In particular, two micropolicies can ensure information flow control on your system: Confidentiality and Data Integrity.
CoreGuard’s Confidentiality micropolicy prevents data exfiltration attacks by labeling data either “private” or “public” and tracking the influence of that data as it flows through the system. Ultimately, this ensures private data never leaves the system without being encrypted first.
So, how does it work?
First, embedded systems tend to communicate with external devices through memory-mapped I/O. To prevent private data from being mistakenly written to a public I/O port, CoreGuard places metadata that denotes each I/O port as public. To protect the private data, CoreGuard needs to know about it. That’s done through a configuration file, so the application doesn’t need to be modified, and it specifies the data as “private” either based on variable names or memory addresses.
The Confidentiality micropolicy simply states, if a piece of data is labeled as “private,” it’s not allowed to leave the system via a port that’s labeled “public.” It also designates that the encryption engine is a trusted function that can remove the “private” label. As such, only data that has been successfully encrypted can leave the system—shutting the door on an attacker’s ability to bypass encryption.
Furthermore, it’s important to note that the “private” metadata tag is designed to spread, so anything it touches, also gets marked as private. This prevents an attacker from being able to use the private data in computation and calculate the original value based on the results. For example, in an employee’s personnel file, a birthdate is likely considered a piece of private data.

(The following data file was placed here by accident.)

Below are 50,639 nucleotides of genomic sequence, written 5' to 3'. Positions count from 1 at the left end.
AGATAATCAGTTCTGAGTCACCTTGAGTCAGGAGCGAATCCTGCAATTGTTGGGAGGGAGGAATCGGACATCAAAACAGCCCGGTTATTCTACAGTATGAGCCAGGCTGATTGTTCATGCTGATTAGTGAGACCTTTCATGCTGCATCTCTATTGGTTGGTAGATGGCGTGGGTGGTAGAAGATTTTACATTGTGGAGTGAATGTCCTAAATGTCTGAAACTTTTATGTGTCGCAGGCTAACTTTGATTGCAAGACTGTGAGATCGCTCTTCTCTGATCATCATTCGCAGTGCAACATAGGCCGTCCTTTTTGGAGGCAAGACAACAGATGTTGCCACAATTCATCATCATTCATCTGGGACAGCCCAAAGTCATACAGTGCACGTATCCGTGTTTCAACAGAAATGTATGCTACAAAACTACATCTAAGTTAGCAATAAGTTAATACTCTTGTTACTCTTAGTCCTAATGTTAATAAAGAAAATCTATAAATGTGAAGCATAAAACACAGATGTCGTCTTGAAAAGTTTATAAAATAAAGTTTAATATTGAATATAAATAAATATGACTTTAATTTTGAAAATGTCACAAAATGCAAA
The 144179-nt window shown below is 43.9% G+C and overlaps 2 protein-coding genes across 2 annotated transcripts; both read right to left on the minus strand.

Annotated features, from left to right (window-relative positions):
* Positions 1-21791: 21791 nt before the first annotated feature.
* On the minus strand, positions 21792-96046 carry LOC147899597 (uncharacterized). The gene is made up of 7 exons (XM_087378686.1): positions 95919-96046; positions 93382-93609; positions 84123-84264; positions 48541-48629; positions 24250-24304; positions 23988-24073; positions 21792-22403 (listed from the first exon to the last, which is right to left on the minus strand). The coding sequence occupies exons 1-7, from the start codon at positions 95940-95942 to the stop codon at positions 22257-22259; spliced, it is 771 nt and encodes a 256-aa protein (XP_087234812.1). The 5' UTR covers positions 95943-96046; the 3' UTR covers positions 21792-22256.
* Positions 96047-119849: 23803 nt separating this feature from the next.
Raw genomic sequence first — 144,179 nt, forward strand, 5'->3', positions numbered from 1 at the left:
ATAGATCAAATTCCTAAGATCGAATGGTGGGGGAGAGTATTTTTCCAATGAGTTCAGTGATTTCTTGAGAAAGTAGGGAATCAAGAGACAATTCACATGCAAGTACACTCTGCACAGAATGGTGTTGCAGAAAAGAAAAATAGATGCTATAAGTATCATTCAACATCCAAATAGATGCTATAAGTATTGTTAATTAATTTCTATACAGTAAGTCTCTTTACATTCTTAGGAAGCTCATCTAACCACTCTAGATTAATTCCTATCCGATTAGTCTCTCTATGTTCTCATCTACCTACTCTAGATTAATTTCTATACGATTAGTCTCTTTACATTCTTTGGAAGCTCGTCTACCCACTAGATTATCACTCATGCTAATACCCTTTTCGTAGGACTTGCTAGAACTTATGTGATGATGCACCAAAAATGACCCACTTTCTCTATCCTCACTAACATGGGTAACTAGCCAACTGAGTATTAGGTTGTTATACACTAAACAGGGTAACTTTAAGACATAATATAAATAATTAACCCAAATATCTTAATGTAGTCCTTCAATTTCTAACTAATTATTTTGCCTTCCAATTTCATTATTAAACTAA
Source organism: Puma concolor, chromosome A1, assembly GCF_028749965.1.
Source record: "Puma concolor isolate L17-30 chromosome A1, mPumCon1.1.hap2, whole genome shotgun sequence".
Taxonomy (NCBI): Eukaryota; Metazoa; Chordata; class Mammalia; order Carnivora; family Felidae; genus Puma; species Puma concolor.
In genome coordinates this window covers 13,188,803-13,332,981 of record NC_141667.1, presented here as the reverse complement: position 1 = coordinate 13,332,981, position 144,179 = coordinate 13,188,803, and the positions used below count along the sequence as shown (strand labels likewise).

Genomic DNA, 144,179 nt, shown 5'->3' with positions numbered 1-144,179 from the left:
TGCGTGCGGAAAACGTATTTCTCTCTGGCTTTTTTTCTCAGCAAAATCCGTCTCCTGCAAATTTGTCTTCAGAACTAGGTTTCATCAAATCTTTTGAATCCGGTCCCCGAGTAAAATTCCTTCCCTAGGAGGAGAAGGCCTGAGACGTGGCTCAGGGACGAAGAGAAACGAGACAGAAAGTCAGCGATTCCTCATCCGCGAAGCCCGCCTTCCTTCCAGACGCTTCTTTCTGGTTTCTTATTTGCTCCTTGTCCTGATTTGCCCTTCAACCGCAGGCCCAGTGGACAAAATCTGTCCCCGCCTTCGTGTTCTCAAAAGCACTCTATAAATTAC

An attacker could try to determine someone’s birthdate (and age) by subtracting their birthdate from today’s date which is, of course, a public piece of data. To prevent this type of inference, CoreGuard’s Confidentiality micropolicy states that if you compute private data with public data, the result is also considered private.
Meanwhile, the Data Integrity micropolicy ensures key material that enters into a cryptographic routine was generated by a trusted source and has not been modified. Similar to the Confidentiality micropolicy, it achieves this by labeling data as “trusted” as it’s produced by a trusted key source, such as a hardware root-of-trust. Further it designates that the consumers of the key data (arguments to crypto functions) can only use it if it’s marked as “trusted.” Unlike the Confidentiality micropolicy, if trusted data is combined with untrusted data, the result is considered untrusted. This ensures that an attacker cannot bypass the trusted key source or feed untrusted key data into the crypto engine.
Preparing for the Post-quantum World with Secure & Agile Cryptography
The imminence of quantum computing, coupled with varying crypto standards, has made the need for crypto agility a must-have. But the truth is, even without the threat of quantum computers breaking our algorithms, our systems are already vulnerable due to the inherently flawed software they run. As cryptographic algorithms make their way from the hardware to software, this only exacerbates this issue. Our systems need to have a foundation that immunizes them against the exploitation of vulnerabilities. On top of that foundation, they need additional layers of defense which reinforce our cryptographic functions. Dover’s CoreGuard technology is the only solution that can deliver both.
To learn more about CoreGuard and see it works, request a demo today.